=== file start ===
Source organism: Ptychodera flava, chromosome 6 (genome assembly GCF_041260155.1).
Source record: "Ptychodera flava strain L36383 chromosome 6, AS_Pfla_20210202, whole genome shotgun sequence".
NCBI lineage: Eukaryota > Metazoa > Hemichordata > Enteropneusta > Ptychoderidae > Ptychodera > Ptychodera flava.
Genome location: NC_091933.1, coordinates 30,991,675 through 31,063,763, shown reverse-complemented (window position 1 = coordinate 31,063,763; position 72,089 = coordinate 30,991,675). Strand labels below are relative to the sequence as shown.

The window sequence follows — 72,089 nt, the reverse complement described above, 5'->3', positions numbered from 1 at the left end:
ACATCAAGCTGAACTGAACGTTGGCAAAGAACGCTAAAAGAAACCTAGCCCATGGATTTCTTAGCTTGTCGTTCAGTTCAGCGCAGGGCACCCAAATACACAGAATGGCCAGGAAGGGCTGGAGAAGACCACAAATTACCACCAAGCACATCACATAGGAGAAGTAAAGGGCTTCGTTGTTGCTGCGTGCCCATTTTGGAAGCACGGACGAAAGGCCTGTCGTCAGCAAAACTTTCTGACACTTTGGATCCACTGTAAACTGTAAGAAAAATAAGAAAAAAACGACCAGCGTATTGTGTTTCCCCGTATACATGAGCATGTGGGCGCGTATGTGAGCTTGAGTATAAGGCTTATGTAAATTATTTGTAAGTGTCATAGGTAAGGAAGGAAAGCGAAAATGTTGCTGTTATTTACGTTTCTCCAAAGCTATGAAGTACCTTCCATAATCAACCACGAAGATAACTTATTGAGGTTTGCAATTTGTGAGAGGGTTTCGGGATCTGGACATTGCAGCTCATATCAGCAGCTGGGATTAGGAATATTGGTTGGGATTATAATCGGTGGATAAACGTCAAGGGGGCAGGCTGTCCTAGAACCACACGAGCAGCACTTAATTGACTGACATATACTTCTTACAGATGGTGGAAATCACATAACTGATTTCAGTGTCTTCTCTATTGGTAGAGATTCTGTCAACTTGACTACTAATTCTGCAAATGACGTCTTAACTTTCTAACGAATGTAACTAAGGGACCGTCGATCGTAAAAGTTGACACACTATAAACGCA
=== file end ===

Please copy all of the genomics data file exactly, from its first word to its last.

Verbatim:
Source organism: Ptychodera flava, chromosome 6 (genome assembly GCF_041260155.1).
Source record: "Ptychodera flava strain L36383 chromosome 6, AS_Pfla_20210202, whole genome shotgun sequence".
NCBI lineage: Eukaryota > Metazoa > Hemichordata > Enteropneusta > Ptychoderidae > Ptychodera > Ptychodera flava.
Genome location: NC_091933.1, coordinates 30,991,675 through 31,063,763, shown reverse-complemented (window position 1 = coordinate 31,063,763; position 72,089 = coordinate 30,991,675). Strand labels below are relative to the sequence as shown.

The window sequence follows — 72,089 nt, the reverse complement described above, 5'->3', positions numbered from 1 at the left end:
ACATCAAGCTGAACTGAACGTTGGCAAAGAACGCTAAAAGAAACCTAGCCCATGGATTTCTTAGCTTGTCGTTCAGTTCAGCGCAGGGCACCCAAATACACAGAATGGCCAGGAAGGGCTGGAGAAGACCACAAATTACCACCAAGCACATCACATAGGAGAAGTAAAGGGCTTCGTTGTTGCTGCGTGCCCATTTTGGAAGCACGGACGAAAGGCCTGTCGTCAGCAAAACTTTCTGACACTTTGGATCCACTGTAAACTGTAAGAAAAATAAGAAAAAAACGACCAGCGTATTGTGTTTCCCCGTATACATGAGCATGTGGGCGCGTATGTGAGCTTGAGTATAAGGCTTATGTAAATTATTTGTAAGTGTCATAGGTAAGGAAGGAAAGCGAAAATGTTGCTGTTATTTACGTTTCTCCAAAGCTATGAAGTACCTTCCATAATCAACCACGAAGATAACTTATTGAGGTTTGCAATTTGTGAGAGGGTTTCGGGATCTGGACATTGCAGCTCATATCAGCAGCTGGGATTAGGAATATTGGTTGGGATTATAATCGGTGGATAAACGTCAAGGGGGCAGGCTGTCCTAGAACCACACGAGCAGCACTTAATTGACTGACATATACTTCTTACAGATGGTGGAAATCACATAACTGATTTCAGTGTCTTCTCTATTGGTAGAGATTCTGTCAACTTGACTACTAATTCTGCAAATGACGTCTTAACTTTCTAACGAATGTAACTAAGGGACCGTCGATCGTAAAAGTTGACACACTATAAACGCA